Most diseases can be treated by spraying, but insects or larger pests can be trickier to deal with. The 2014 vintage in the northern Rhône got off to a wet start. One winemaker described the situation in Crozes-Hermitage as a textbook example of what you don’t want to happen in your vineyards: ‘huge disease pressure with symptoms of not only oidium, mildew… but even botrytis on grapes prior to veraison!’ To top it off, there was an invasion of Drosophila suzukii known locally as ‘vinegar flies’ because they pierce the skins of grapes to lay their eggs, leading to sour rot. Thankfully they haven’t returned since.
The biggest pest of all is the one with two legs. Marc Hochar, of Chateau Musar in Lebanon, explains: ‘People often ask about the major challenges facing us in Lebanon such as conflict, war, political unrest, climate change, the ongoing refugee crisis, phylloxera, and so on. But the one thing that no one would think about being a problem for us, is that we have to deal with our vineyards being raided by people picking the leaves from our Grenache vines to prepare stuffed vine leaves, a traditional local dish… This is not an ideal situation for us, as we absolutely need the canopy to protect our grapes from the heat of the summer in the Bekaa Valley.’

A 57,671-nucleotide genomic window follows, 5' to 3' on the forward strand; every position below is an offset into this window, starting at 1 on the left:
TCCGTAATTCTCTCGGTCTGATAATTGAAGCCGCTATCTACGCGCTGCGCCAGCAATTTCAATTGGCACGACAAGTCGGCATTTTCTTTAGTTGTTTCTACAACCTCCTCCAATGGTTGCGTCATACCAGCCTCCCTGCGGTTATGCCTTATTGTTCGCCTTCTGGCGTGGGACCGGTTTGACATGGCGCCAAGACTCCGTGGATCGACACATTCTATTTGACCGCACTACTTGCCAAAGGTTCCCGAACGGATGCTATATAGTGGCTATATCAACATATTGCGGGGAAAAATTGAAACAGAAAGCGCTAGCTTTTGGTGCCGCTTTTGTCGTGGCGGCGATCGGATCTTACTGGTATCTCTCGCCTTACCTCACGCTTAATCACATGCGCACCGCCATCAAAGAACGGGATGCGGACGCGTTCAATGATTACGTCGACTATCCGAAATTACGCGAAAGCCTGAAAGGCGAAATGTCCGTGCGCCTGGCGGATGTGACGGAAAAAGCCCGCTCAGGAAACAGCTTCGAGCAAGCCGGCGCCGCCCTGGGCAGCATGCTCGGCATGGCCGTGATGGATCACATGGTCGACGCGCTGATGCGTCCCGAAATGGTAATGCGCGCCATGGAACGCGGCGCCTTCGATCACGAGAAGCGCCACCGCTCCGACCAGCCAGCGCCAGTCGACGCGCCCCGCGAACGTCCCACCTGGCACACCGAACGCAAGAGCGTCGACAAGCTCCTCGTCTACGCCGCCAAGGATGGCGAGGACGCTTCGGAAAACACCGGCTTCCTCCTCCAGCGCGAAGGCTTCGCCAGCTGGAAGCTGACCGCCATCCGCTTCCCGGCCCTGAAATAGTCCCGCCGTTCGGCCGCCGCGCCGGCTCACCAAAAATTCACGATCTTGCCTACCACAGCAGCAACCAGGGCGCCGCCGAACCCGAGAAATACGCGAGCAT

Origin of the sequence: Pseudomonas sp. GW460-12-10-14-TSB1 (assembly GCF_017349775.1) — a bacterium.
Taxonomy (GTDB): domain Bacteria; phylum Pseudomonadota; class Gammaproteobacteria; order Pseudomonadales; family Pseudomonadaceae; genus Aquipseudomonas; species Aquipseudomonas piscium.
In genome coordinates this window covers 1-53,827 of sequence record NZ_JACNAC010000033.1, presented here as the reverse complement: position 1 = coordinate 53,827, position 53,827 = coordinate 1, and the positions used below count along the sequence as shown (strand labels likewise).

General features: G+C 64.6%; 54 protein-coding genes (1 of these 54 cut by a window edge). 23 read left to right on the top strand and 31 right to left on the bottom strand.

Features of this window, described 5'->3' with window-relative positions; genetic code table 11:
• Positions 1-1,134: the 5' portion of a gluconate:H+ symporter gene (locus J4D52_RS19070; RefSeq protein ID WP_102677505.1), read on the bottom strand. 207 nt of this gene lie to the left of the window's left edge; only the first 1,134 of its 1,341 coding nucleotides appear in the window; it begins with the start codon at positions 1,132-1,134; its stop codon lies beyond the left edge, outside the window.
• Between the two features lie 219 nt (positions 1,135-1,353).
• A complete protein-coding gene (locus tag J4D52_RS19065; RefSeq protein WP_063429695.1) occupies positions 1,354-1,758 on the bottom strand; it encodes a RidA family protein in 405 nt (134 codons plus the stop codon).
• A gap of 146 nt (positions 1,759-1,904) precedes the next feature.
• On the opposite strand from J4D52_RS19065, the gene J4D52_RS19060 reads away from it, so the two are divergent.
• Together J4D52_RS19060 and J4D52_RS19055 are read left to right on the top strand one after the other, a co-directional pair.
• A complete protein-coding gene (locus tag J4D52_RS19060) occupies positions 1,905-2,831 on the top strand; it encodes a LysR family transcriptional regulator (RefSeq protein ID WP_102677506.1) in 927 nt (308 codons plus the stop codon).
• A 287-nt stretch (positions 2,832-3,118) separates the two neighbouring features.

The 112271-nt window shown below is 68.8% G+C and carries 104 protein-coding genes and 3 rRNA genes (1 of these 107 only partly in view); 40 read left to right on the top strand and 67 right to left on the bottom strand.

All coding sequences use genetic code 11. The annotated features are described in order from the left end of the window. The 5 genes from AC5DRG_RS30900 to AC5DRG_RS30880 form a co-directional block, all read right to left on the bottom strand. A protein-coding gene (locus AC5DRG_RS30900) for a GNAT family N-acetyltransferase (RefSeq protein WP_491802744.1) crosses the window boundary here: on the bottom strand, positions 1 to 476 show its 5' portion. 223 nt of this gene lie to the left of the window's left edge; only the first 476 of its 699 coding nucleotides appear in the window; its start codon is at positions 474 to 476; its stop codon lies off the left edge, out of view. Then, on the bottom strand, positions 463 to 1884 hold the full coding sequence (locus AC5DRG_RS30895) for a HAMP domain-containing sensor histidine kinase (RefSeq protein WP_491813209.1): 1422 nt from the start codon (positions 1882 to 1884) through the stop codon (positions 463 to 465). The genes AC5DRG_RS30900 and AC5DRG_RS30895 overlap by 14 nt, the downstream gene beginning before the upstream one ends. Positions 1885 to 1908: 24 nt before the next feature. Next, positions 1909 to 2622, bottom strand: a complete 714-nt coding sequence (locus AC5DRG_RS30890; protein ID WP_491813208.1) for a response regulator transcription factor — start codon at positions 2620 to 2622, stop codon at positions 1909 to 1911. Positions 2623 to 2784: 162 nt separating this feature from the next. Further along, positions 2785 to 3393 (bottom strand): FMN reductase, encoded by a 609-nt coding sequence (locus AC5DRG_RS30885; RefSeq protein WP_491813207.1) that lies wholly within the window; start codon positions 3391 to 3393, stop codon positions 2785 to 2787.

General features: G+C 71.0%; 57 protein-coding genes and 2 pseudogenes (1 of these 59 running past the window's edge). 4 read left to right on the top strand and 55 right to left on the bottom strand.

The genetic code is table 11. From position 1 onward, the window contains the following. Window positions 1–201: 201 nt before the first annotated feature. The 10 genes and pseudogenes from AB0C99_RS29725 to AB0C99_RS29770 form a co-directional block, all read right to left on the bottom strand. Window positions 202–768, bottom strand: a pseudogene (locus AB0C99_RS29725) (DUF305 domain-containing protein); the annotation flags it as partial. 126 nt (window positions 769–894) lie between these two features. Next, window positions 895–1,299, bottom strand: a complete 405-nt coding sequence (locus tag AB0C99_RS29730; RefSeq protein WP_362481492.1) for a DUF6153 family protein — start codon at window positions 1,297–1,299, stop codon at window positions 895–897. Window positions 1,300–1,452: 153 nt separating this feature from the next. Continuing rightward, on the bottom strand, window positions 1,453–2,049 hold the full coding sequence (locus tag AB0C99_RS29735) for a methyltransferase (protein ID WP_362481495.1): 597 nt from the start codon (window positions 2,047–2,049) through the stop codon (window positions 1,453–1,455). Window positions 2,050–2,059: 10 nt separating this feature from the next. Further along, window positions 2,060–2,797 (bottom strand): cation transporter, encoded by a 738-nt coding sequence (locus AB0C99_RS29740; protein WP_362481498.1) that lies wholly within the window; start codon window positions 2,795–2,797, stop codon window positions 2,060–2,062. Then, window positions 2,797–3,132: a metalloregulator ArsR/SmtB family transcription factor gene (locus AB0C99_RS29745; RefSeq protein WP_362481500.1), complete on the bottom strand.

Once the grapes are in the cellar they are largely safe from the elements, pests and diseases, but there’s a whole host of potential new problems – mostly of the man-made variety. Richard Painter, winemaker for Te Awa’s Left Field label in New Zealand’s Hawke’s Bay, knows this all too well.
‘I arrived at the winery one morning and walked past a small tank of about 1,500 litres. Nothing was amiss,’ he begins. ‘I went upstairs, then one minute later there was this huge eruption – I looked down and wine was volcano-ing out of the small door at the front! If I’d walked past a minute after I did, it would have knocked me off my feet.’
It turns out the tank was still fermenting when it had been sealed off the previous night, and pressure had built up to dangerous levels. ‘We lost about 1,000 litres of juice. I put pressure release valves on every vat the next day.’ Lesson learned.